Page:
Extremely low interest rates and ample liquidity have provided a tailwind for growth equities in recent years, but that picture has been completely turned on its head this year. Surging yields and widespread uncertainty about future growth rates have hit many growth stocks hard and paved the way for a significant outperformance for value stocks – including many of the companies in the Danske Invest Europe High Dividend fund.
“As yields begin to normalise, the headwind for value stocks is reversing, which is also generally positive for high dividend, where we continue to see good potential for outperformance,” says chief portfolio manager Peter Nielsen, who manages the portfolio alongside senior portfolio manager Asger Lund Nielsen.
High dividend payments right now are often a tempting benchmark for investors, but this is no guarantee a company’s long-term business model is sound and sustainable. Peter Nielsen, chief portfolio manager at Danske Bank Asset Management.Where do you see the greatest potential within high dividend?
“Our most significant exposures at present are in the utilities and financials sectors, and within financials our main focus is on insurance, but we also have banks in our portfolio. In general, we focus on companies capable of paying high dividends to shareholders year after year. These companies are often characterised by stable business models with a high degree of earnings predictability and stable cash flows – quality companies, in other words – and these are much sought after characteristics among many investors, especially in the current market environment,” explains Peter Nielsen.
Financials has always been the largest sector in Danske Invest Europe High Dividend – chief portfolio manager Peter Nielsen explains why:
“Financial sector valuations are low relative to the market and the sector typically generates good cash flows and solid dividends. While the sector is rather sensitive to the economic cycle, we have tended to overweight insurance companies in recent years, which are slightly less cyclical than banks. Moreover, earnings from insurance have generally become more stable and the business more profitable over the years. The recent low-yield environment made it difficult for insurance companies to achieve good investment returns from bond markets, and that forced companies to become more disciplined in terms of pricing and risk tolerance in their insurance dealings.”
Your portfolio consists of around 35 high dividend paying European stocks. How do you go about selecting individual equities?
“We make our initial equity selection using a quantitative model that reduces the equity investment universe to a list comprising the 40% of companies that have the best combination of high dividend yields, low valuations and high and stable returns on equity (ROE). We then pick individual stocks for the portfolio based on a detailed fundamental analysis together with company visits and meetings with management."
You have a long-term view on dividend payments – how is that reflected in your stock picking?
“During our stock selection process, we focus not just on a company’s operations but also its growth potential. High dividend payments right now are often a tempting benchmark for investors, but this is no guarantee a company’s long-term business model is sound and sustainable. That is why we endeavour to select companies with solid business models and competent management, so we can also expect attractive dividend payments in the future."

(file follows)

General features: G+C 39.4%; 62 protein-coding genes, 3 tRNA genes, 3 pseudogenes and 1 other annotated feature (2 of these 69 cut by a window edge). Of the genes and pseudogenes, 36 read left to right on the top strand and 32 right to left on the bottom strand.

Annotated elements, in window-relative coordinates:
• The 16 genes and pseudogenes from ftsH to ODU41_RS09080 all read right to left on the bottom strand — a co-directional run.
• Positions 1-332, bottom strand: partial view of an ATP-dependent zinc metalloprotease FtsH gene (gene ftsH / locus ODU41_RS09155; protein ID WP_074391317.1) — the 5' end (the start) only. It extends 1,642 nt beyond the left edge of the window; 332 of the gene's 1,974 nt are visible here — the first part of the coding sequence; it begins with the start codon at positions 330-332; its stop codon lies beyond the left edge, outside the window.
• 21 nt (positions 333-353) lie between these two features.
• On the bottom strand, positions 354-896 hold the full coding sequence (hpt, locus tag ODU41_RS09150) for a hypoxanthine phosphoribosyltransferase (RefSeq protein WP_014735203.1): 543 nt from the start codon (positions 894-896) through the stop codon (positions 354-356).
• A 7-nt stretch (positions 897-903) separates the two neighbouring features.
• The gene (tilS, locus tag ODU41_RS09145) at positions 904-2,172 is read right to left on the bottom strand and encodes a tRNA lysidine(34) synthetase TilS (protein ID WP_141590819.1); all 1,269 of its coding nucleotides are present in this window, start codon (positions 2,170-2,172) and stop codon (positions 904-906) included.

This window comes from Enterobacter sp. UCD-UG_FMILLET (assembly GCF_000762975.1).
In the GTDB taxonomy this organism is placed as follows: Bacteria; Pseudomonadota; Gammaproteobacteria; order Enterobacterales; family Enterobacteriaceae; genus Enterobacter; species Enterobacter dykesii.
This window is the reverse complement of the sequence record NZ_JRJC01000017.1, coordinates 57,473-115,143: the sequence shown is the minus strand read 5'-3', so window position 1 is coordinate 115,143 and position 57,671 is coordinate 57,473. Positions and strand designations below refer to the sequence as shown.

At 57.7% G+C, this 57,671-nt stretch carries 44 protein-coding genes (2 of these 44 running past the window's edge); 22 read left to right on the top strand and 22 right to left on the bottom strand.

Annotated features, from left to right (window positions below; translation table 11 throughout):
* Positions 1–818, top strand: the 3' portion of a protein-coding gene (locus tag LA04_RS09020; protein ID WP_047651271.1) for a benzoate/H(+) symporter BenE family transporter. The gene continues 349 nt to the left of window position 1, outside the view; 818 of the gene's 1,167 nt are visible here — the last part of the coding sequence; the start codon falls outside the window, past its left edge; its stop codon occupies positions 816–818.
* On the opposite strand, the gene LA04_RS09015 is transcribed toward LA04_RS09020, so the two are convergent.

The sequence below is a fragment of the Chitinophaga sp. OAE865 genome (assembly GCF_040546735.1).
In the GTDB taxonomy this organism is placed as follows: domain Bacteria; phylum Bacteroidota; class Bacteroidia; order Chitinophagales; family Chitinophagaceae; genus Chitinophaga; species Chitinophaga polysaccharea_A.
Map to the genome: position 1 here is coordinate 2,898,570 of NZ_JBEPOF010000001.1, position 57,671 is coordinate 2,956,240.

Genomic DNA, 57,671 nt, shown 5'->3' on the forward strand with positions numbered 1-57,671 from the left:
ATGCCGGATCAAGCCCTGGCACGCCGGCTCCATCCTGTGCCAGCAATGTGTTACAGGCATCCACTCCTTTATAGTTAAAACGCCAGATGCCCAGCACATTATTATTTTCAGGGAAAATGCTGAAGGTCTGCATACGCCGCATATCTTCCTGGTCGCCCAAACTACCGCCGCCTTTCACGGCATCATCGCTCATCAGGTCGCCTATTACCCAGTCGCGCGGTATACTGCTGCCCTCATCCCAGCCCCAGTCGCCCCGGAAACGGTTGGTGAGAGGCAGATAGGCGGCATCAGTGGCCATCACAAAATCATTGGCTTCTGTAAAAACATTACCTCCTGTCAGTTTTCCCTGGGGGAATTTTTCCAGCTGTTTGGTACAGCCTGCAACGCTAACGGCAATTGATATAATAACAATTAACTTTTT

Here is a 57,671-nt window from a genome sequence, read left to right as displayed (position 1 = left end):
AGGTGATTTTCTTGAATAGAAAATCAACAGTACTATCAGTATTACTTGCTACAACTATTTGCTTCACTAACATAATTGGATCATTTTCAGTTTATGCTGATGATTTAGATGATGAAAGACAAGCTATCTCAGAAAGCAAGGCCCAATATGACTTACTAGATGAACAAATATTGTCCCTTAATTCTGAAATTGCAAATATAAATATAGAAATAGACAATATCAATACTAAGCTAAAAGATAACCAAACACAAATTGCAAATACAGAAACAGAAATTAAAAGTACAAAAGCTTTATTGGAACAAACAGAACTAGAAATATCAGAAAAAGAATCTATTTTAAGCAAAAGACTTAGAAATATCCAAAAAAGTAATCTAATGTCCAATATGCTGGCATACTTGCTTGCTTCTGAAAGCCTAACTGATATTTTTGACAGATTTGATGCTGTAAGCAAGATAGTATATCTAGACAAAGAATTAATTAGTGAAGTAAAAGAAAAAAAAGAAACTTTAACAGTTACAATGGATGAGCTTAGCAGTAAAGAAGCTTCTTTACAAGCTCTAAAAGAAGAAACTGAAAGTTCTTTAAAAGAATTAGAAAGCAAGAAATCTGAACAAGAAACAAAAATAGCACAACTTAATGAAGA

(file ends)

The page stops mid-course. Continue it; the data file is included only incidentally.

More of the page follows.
Peter Nielsen and his colleague Asger Lund Nielsen have focused on dividend stocks since Danske Invest launched its first fund of this type in 2003, so their investment process is based on many years’ experience of selecting dividend stocks.
“Currently it is around 5.3% based on expected dividends for 2021 to be paid during 2022. The outlook includes extra dividends this year, in part due to the restrictions for the banks’ dividend payments during the Covid-19 pandemic. By way of comparison, the average dividend yield for European equities (STOXX 600) is around 3.1%, while for US equities (S&P 500) it is lower at around 1.5%. Europe has traditionally been the region that offers the highest dividend yields, while companies in the US are more focused on share buybacks and investing in growth.”
DISCLAIMER: This publication has been prepared as marketing communication and does not constitute investment advice. Please note that historical return and forecasts on future developments are not an indication of future return, which can be negative. Always consult with professional advisors on legal, tax, financial and other matters that may be relevant for assessing the suitability and appropriateness of an investment. Please refer to the prospectus and the key investor information before making any final investment decision. The prospectus, the key investor information of the fund and information regarding complaints handling (investor rights) can be obtained in Danish here (under “Documents”). Danske Invest Management A/S may decide to terminate the arrangements made for the marketing of its funds. More information on the sustainability-aspects of the fund can be obtained here. The decision to invest in the fund should take into account all of the characteristics of the fund as described in the prospectus.